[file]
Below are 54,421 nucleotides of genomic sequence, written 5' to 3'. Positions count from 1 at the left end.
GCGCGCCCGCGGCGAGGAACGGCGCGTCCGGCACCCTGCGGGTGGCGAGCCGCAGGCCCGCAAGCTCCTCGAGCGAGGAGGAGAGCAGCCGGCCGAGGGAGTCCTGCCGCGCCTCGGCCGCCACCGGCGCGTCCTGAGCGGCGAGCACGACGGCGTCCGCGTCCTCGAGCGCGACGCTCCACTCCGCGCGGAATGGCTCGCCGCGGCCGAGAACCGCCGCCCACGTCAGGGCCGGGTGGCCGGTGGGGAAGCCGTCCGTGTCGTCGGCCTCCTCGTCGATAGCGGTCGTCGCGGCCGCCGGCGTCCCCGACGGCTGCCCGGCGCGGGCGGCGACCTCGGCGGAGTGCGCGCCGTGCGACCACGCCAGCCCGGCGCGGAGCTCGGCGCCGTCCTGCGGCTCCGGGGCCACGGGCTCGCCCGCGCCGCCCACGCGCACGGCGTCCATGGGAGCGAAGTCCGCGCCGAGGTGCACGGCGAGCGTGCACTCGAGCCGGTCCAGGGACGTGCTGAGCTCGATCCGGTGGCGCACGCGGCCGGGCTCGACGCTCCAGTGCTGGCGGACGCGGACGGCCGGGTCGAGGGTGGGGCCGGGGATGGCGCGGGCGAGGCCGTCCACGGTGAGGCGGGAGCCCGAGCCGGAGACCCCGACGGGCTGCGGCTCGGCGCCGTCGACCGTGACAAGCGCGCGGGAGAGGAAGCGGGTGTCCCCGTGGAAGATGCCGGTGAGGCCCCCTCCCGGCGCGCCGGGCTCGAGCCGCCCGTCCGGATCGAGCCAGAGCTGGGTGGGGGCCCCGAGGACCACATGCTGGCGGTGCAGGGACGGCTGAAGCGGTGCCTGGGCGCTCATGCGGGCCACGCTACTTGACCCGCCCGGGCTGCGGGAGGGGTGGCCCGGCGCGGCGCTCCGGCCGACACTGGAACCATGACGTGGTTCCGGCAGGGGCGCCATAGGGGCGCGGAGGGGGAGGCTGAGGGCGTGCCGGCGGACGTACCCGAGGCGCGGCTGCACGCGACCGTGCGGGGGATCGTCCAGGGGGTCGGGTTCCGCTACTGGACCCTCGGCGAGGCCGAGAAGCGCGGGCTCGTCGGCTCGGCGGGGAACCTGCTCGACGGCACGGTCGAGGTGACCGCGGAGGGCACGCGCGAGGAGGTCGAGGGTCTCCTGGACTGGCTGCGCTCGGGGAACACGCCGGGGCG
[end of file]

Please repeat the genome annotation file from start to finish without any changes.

Below are 54,421 nucleotides of genomic sequence, written 5' to 3'. Positions count from 1 at the left end.
GCGCGCCCGCGGCGAGGAACGGCGCGTCCGGCACCCTGCGGGTGGCGAGCCGCAGGCCCGCAAGCTCCTCGAGCGAGGAGGAGAGCAGCCGGCCGAGGGAGTCCTGCCGCGCCTCGGCCGCCACCGGCGCGTCCTGAGCGGCGAGCACGACGGCGTCCGCGTCCTCGAGCGCGACGCTCCACTCCGCGCGGAATGGCTCGCCGCGGCCGAGAACCGCCGCCCACGTCAGGGCCGGGTGGCCGGTGGGGAAGCCGTCCGTGTCGTCGGCCTCCTCGTCGATAGCGGTCGTCGCGGCCGCCGGCGTCCCCGACGGCTGCCCGGCGCGGGCGGCGACCTCGGCGGAGTGCGCGCCGTGCGACCACGCCAGCCCGGCGCGGAGCTCGGCGCCGTCCTGCGGCTCCGGGGCCACGGGCTCGCCCGCGCCGCCCACGCGCACGGCGTCCATGGGAGCGAAGTCCGCGCCGAGGTGCACGGCGAGCGTGCACTCGAGCCGGTCCAGGGACGTGCTGAGCTCGATCCGGTGGCGCACGCGGCCGGGCTCGACGCTCCAGTGCTGGCGGACGCGGACGGCCGGGTCGAGGGTGGGGCCGGGGATGGCGCGGGCGAGGCCGTCCACGGTGAGGCGGGAGCCCGAGCCGGAGACCCCGACGGGCTGCGGCTCGGCGCCGTCGACCGTGACAAGCGCGCGGGAGAGGAAGCGGGTGTCCCCGTGGAAGATGCCGGTGAGGCCCCCTCCCGGCGCGCCGGGCTCGAGCCGCCCGTCCGGATCGAGCCAGAGCTGGGTGGGGGCCCCGAGGACCACATGCTGGCGGTGCAGGGACGGCTGAAGCGGTGCCTGGGCGCTCATGCGGGCCACGCTACTTGACCCGCCCGGGCTGCGGGAGGGGTGGCCCGGCGCGGCGCTCCGGCCGACACTGGAACCATGACGTGGTTCCGGCAGGGGCGCCATAGGGGCGCGGAGGGGGAGGCTGAGGGCGTGCCGGCGGACGTACCCGAGGCGCGGCTGCACGCGACCGTGCGGGGGATCGTCCAGGGGGTCGGGTTCCGCTACTGGACCCTCGGCGAGGCCGAGAAGCGCGGGCTCGTCGGCTCGGCGGGGAACCTGCTCGACGGCACGGTCGAGGTGACCGCGGAGGGCACGCGCGAGGAGGTCGAGGGTCTCCTGGACTGGCTGCGCTCGGGGAACACGCCGGGGCG